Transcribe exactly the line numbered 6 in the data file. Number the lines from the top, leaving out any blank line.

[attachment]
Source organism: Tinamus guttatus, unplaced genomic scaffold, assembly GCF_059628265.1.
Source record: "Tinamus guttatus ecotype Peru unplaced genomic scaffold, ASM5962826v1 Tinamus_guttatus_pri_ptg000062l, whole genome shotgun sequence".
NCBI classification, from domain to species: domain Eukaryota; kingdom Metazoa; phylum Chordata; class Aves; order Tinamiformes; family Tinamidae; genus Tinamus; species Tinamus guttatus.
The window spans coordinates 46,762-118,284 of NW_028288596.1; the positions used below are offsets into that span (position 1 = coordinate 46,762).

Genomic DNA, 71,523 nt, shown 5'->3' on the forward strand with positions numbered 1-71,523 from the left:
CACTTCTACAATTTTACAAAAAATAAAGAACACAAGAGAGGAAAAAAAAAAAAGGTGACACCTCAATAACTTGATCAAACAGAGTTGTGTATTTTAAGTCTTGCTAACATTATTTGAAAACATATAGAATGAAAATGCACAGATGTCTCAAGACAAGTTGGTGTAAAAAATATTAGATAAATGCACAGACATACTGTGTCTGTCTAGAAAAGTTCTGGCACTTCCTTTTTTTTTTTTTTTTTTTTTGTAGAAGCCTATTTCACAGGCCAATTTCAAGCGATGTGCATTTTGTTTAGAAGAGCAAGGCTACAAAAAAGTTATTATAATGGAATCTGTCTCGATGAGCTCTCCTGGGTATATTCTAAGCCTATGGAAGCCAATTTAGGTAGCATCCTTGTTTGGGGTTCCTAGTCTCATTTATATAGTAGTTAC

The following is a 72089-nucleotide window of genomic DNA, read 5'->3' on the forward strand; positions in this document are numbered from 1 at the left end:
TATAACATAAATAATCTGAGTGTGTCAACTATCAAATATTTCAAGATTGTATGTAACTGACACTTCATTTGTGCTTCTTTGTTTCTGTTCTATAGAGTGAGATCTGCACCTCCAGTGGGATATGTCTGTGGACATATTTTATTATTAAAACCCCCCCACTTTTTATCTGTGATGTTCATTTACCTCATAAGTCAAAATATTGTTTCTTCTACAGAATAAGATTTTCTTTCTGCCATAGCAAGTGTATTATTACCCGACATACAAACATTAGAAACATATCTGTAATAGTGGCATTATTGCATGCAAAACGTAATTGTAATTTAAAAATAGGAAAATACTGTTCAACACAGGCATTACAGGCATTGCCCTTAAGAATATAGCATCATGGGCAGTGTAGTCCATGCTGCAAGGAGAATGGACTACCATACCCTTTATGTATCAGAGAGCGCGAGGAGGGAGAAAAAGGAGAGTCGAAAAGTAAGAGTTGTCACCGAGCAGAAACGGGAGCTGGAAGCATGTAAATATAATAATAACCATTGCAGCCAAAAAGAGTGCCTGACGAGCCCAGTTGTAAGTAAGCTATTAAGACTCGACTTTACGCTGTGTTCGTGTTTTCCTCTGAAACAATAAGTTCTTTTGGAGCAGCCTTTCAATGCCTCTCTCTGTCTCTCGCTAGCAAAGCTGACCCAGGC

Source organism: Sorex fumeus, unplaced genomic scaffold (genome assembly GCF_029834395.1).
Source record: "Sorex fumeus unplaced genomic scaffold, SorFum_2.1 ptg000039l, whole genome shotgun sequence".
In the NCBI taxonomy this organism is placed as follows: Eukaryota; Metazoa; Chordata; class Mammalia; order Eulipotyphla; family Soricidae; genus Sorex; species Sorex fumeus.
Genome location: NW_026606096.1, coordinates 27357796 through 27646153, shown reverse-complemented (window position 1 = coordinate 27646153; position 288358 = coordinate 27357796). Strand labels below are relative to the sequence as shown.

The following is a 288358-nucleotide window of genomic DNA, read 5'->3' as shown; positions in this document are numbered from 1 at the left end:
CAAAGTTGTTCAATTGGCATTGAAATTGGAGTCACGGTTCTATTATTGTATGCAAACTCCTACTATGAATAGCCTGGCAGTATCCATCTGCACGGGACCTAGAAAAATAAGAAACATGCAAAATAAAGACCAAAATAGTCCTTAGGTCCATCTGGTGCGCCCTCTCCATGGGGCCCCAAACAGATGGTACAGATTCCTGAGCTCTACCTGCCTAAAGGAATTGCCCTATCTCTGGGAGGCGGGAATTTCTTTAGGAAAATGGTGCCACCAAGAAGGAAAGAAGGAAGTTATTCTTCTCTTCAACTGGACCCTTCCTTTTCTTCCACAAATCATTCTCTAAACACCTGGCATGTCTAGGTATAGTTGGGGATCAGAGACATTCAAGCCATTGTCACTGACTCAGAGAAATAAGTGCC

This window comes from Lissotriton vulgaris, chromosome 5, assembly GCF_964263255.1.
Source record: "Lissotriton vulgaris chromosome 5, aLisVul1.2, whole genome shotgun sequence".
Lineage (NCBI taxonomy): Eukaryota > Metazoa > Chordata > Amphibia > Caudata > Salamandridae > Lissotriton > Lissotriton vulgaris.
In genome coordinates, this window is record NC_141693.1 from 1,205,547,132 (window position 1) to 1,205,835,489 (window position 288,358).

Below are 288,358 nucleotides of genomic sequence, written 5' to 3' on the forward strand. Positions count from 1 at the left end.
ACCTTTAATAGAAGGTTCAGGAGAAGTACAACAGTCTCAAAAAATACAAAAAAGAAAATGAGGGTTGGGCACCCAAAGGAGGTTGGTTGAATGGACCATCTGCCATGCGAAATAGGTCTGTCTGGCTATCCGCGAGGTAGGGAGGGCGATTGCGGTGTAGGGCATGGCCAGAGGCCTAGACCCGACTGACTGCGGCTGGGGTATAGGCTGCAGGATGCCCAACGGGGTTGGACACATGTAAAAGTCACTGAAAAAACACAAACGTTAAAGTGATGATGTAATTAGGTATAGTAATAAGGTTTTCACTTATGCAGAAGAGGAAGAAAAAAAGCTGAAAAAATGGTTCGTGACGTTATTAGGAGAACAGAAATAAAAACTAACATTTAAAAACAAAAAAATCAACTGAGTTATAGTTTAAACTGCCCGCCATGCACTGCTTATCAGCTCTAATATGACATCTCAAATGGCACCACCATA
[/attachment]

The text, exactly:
CACTTCTACAATTTTACAAAAAATAAAGAACACAAGAGAGGAAAAAAAAAAAAGGTGACACCTCAATAACTTGATCAAACAGAGTTGTGTATTTTAAGTCTTGCTAACATTATTTGAAAACATATAGAATGAAAATGCACAGATGTCTCAAGACAAGTTGGTGTAAAAAATATTAGATAAATGCACAGACATACTGTGTCTGTCTAGAAAAGTTCTGGCACTTCCTTTTTTTTTTTTTTTTTTTTTGTAGAAGCCTATTTCACAGGCCAATTTCAAGCGATGTGCATTTTGTTTAGAAGAGCAAGGCTACAAAAAAGTTATTATAATGGAATCTGTCTCGATGAGCTCTCCTGGGTATATTCTAAGCCTATGGAAGCCAATTTAGGTAGCATCCTTGTTTGGGGTTCCTAGTCTCATTTATATAGTAGTTAC